The Whites were not only about the cliffhanger dramatics of superheroes, spies, and soldiers taking on the Axis. Satirical strips like Steele’s Private Stuff and Saakel’s Spike and Mike, both in Joke Comics, were just plain tongue-in-cheek fun.
Longtime readers know that we love us some Golden Age Canadian comics at CBD, and over the weekend I got a chance to sit down with Comics Historian and Publisher Rachel Richey to talk about her latest project, bringing back Canadian Hero and icon Johnny Canuck!
In late 1944, Steele seemed to have come up with the idea of doing cut-out masks of a few of the lead Bell characters on the inside covers of some of the Bell Features books. We modern collectors look back somewhat aghast on this because, just like Bell’s placement of cut-out coupons in similar locations, it must have led to wanton disfigurement of many of these books, but such were the ways of the world back then towards something that was seen as ultimately disposable and easily remaindered. Steele signed these "fathead" portraits with his shortened monogram "TAS."
Today is the launch day of our modest attempt to set up an online database of Canadian comic books from the WECA period (1941-46), better known to collectors as The Canadian Whites, at canadasowncomics.com. We were approached early on in our project to avoid the difficulty of creating an online index of these comics from scratch and simply upload our information to the Grand Comics Database. However, we felt it of utmost importance that the first real indexing of these comics be based in Canada. I’m sure that the information we put up there (and remember that this is the first real setting down of comprehensive data about a unique, rare, and arcane set of comic books) will often have holes and need amendment and tweaking, but this first effort is important. I’m sure that a lot of our information will be mined by sites such as the Grand Comics Database, I just hope that whoever ends up using our findings as published material will link back to our site or, at least, credit their find appropriately.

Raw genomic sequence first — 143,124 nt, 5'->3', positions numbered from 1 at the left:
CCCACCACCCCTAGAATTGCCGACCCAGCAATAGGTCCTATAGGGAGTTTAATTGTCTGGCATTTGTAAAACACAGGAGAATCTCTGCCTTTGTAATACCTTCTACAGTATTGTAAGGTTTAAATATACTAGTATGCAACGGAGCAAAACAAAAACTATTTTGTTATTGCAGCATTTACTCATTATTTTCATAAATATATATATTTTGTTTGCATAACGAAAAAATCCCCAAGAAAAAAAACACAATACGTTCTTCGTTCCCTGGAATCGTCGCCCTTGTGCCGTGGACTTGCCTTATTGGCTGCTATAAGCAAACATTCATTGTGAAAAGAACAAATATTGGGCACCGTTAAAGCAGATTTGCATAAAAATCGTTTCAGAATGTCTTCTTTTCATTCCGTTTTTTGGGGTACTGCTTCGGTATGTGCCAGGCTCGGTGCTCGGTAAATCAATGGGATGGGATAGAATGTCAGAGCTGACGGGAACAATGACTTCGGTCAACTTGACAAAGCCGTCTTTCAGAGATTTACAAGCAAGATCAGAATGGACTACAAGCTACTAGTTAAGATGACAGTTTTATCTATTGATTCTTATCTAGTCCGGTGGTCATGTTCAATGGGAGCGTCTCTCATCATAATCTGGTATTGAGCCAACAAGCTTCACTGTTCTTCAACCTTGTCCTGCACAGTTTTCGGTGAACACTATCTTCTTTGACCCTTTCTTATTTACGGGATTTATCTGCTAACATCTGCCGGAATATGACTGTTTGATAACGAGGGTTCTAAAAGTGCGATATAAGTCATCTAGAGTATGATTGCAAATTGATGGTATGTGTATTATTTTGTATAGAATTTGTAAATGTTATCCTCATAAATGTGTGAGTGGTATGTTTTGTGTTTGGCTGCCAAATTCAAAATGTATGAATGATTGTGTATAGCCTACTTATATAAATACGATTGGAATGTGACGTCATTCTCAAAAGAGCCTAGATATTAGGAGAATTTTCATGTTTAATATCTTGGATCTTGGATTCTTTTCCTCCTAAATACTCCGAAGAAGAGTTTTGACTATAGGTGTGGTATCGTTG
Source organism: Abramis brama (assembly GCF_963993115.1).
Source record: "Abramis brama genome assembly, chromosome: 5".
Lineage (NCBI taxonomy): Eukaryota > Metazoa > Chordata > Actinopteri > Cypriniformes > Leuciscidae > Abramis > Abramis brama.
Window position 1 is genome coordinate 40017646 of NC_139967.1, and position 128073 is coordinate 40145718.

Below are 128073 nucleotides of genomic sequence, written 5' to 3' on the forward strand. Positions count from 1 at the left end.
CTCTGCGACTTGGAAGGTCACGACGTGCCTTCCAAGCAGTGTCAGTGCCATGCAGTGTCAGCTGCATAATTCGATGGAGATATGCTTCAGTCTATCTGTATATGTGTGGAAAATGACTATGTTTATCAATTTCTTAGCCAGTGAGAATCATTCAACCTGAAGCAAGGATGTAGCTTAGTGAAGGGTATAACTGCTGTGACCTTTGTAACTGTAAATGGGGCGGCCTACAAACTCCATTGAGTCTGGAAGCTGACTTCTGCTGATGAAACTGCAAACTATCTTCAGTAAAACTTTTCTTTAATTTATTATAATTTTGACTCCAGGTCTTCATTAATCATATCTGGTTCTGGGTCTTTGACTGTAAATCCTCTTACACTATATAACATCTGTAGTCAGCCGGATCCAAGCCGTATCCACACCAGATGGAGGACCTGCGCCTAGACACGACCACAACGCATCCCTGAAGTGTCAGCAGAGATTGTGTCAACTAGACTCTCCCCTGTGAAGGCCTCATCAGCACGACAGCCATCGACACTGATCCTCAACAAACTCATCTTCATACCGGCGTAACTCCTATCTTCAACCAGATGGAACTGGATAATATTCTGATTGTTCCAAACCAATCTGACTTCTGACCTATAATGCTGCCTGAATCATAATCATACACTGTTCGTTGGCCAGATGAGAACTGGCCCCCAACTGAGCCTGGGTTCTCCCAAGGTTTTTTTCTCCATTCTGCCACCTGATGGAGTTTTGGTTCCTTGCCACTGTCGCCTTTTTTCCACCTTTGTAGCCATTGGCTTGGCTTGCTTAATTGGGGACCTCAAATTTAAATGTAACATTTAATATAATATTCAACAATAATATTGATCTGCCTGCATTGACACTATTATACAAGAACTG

I’m up at the archives again, flipping original Bell Features art pages and have just had time to put together a patchwork column this week. First of all, I’d like to share with you some dates and geography. My…
Because it's Canada Day week I want to do a bit of a more involved special column about the figurehead of the Canadian Whites this time--Nelvana. This mini-skirted, semi-mortal, maid of the Arctic skies has firmly become the totem (the chosen emblem) of the Canadian war-time comics.
The WECA period had its share of capes, masks, and tights, but the most common heroic habit for the super-styled Canadian crime-fighter of the period was far more reserved fashion statement. This was the simple combination of jodhpurs and riding boots with a variety of top halfs.